How Inductive Proximity Sensors Work - Part 2

How Inductive Proximity Sensors Work - Part 2

, by Jim Ryan, 3 min reading time

Part 1 is here. It was a long post on the concepts. Today we take a look at one other thing about proxes: hysteresis.

Hysteresis in Inductive Proximity Sensors: A Good Thing

Inductive proximity sensors are designed to have hysteresis because in their context it is a good thing! Here we're speaking of sensors designed to measure proximity (distance) of a target from the sensing face - in which the output is affected actually by two preset distances:

  • the ON POINT - the distance, on the target approach, where the sensor begins switching the output transistor. Referred to as the sensor's RANGE.
  • and the OFF POINT - the distance, on target retreat, where the sensor stops switching the output transistor. 
  • The distance between ON and OFF is HYSTERESIS, indicated as a % of the sensor's range.

You might think of Hysteresis as a DISTANCE-STRETCH - since it stretches the range on the retreat of the target!

BTW, There are proximity sensors that have no hysteresis - as they are pure measurement devices providing an analog output, but we aren't concerned about them here.


That means just one single switch point for ON and OFF.  Then in this case, if you set a part right barely inside that point, and left it there, a potential problem exists. SHOCK and VIBRATION! If a stamping machine nearby stamps - BANG! - the part moves away a few thou from the shock, and the sensor switches OFF. But what if a nearby jack hammer fires off, making the part vibrate in and out of the range a few thou many times a second?  The PLC code likely is not going to like that "chattering" signal!


Because of this potential issue, proximity sensors have an ON POINT (the distance, on the target approach, where the sensor begins switching the output transistor). And an OFF POINT - the distance, on target retreat, where the sensor stops switching the output transistor). And this slight distance between ON and OFF (usually just 10 to 15% of the sensor published range) is a large enough distance to keep the sensor on during retreat, prevent the above situation from "chattering".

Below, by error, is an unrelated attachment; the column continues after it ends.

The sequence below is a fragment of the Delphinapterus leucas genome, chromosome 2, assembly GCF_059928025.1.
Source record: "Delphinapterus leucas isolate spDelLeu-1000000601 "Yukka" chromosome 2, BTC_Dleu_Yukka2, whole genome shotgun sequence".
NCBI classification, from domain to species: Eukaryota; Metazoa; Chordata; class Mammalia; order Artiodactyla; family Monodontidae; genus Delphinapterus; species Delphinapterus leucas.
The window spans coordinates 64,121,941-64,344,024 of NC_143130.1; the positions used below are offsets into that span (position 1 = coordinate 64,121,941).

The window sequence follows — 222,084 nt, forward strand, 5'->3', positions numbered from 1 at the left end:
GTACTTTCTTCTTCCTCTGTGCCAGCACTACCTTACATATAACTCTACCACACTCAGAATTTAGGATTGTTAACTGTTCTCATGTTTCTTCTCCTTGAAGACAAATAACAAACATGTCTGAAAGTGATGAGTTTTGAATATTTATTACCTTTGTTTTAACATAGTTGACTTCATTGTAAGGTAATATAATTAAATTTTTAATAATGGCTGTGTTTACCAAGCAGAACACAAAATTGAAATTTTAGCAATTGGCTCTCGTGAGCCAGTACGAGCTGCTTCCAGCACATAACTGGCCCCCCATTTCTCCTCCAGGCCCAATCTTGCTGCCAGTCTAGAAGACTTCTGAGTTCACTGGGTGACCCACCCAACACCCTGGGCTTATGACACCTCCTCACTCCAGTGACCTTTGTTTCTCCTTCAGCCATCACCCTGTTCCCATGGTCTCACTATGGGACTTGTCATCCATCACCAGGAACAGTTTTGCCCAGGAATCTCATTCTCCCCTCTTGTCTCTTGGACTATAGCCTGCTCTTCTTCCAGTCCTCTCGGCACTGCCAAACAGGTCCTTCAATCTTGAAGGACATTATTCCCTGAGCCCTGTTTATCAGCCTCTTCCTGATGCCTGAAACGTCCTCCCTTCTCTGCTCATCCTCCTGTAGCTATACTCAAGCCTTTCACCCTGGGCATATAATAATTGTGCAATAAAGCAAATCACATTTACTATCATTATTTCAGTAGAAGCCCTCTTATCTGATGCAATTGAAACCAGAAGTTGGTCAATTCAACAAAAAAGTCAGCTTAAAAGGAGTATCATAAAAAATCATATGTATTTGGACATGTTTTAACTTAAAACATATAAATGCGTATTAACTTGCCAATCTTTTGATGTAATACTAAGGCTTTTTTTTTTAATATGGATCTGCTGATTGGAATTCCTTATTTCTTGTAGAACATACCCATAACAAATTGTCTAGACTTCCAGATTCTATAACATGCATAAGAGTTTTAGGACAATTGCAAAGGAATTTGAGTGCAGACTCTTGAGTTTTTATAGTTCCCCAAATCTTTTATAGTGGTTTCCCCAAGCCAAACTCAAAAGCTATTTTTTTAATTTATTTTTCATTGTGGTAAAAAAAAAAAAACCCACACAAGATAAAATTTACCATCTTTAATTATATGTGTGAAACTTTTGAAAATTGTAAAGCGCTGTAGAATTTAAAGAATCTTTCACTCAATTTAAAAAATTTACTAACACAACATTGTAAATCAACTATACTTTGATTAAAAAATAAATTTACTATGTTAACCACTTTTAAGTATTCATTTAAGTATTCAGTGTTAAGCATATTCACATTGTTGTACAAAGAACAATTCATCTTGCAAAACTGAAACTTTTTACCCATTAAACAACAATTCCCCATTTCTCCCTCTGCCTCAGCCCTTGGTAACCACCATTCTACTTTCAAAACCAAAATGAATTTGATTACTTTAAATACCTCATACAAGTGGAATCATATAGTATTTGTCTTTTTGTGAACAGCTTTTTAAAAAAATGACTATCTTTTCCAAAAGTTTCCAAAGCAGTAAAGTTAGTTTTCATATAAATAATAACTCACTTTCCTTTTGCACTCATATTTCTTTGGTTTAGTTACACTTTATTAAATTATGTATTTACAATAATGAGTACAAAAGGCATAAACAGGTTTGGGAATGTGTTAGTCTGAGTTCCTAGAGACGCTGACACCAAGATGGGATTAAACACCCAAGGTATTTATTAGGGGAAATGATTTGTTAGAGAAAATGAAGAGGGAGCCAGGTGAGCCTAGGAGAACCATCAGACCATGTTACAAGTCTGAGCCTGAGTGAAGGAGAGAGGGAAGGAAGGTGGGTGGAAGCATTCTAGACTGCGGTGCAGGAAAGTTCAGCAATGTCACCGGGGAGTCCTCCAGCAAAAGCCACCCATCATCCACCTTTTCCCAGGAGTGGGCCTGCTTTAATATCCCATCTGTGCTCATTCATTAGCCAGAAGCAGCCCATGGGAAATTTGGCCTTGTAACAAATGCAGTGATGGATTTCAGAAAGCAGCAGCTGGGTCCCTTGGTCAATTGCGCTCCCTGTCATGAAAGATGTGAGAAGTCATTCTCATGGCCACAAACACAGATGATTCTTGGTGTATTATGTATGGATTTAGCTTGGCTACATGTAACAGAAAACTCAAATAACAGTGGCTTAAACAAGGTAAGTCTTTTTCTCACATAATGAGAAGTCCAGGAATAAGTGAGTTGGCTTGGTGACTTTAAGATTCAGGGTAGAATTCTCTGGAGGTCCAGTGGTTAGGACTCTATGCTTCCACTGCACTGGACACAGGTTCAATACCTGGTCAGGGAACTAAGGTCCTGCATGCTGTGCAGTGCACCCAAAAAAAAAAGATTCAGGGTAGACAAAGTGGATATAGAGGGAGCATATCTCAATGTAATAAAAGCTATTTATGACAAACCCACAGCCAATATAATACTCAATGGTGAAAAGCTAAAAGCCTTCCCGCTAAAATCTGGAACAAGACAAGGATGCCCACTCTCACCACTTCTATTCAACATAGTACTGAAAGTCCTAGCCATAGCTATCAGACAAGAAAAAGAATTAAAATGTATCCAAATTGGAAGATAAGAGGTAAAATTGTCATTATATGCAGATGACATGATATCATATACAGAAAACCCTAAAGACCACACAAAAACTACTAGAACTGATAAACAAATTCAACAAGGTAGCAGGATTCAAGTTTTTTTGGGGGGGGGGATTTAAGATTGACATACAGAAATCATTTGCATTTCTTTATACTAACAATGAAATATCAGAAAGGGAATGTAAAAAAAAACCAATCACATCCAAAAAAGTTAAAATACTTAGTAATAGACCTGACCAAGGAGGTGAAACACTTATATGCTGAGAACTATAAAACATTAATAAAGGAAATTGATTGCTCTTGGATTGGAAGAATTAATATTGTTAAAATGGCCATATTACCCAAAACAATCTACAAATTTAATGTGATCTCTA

We can see from the spec sheet of a Weld Dynamix Z-PROX sensor:

The sensing range is 3mm, so with a Hysteresis at 15% (calculated as 3 x .15 = .45) that makes the OFF point (as the target retreats) at 3.45mm (calculated as 3 + .45 = 3.45). 

Given a stable temperature in the weld cell, the prox should provide reliable detection.  But elevate the temperature in the environment and - POSSIBLE TROUBLE!  Elevate the temperature, and the sensing range increases (happens usually over 150 deg F) and because Hysteresis is a percentage of the sensing range this also increases Hysteresis

Basically, if you heat it up real hot, when your part retreats your sensor might stay on (until it cools back down)!

So a sensor that normally works fine at 135 degree F, if it gains 40 more degrees, could actually sense the fixture or the mount - but only after the target retreats - it stays on until the core sensor temperature subsides.  This is what happened in this post and it is extremely common in weld cells.



Bring us to your shop to give your team an hour of 100% hands-on training with proxes, cables, mounts, and cable protection. Your team will get to play with proxes and see their hysteresis with their own eyes. The price of the training? Low. Whatever you're guessing, it's lower than that. It only takes an hour, and it's 100% hands-on.

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